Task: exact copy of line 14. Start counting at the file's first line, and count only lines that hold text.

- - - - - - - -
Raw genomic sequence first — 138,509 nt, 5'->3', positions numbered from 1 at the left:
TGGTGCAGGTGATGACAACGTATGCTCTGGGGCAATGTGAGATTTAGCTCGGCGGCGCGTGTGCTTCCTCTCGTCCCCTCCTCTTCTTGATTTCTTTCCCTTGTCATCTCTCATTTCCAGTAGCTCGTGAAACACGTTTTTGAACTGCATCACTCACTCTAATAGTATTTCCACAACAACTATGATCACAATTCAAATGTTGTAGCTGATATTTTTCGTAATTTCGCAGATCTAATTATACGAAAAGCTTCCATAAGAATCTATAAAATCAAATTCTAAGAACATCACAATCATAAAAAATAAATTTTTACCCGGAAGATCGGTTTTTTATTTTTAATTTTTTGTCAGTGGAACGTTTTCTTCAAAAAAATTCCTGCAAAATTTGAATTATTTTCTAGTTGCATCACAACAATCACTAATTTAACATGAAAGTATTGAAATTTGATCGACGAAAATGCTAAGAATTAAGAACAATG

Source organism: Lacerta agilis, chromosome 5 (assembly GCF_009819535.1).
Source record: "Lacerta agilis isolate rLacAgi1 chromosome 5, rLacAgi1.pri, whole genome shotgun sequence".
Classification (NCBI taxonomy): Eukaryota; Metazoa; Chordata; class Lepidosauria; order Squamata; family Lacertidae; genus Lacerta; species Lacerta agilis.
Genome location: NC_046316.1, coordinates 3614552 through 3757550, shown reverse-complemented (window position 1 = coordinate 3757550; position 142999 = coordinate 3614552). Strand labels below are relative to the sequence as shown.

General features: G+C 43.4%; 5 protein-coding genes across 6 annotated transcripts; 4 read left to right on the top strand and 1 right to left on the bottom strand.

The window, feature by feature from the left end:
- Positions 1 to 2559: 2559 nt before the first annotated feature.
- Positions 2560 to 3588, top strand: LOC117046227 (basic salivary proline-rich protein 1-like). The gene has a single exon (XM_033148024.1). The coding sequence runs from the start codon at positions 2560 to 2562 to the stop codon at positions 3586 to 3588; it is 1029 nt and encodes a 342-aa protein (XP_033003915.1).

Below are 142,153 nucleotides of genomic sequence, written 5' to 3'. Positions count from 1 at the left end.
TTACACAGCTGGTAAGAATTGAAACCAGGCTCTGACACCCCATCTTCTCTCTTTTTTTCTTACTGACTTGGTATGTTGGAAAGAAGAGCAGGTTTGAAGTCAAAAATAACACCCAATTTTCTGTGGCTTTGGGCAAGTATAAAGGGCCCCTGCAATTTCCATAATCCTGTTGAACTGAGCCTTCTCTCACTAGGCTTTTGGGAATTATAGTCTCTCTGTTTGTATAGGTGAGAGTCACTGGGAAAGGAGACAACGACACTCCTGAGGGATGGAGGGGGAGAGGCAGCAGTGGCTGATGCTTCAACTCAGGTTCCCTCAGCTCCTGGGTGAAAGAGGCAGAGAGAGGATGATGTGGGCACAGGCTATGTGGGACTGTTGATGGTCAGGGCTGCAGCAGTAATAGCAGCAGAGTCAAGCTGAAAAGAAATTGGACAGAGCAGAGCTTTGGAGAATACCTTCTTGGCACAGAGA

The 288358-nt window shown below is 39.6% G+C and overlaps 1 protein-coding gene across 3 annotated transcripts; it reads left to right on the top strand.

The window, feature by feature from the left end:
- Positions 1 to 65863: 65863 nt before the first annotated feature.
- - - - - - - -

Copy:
The window, feature by feature from the left end: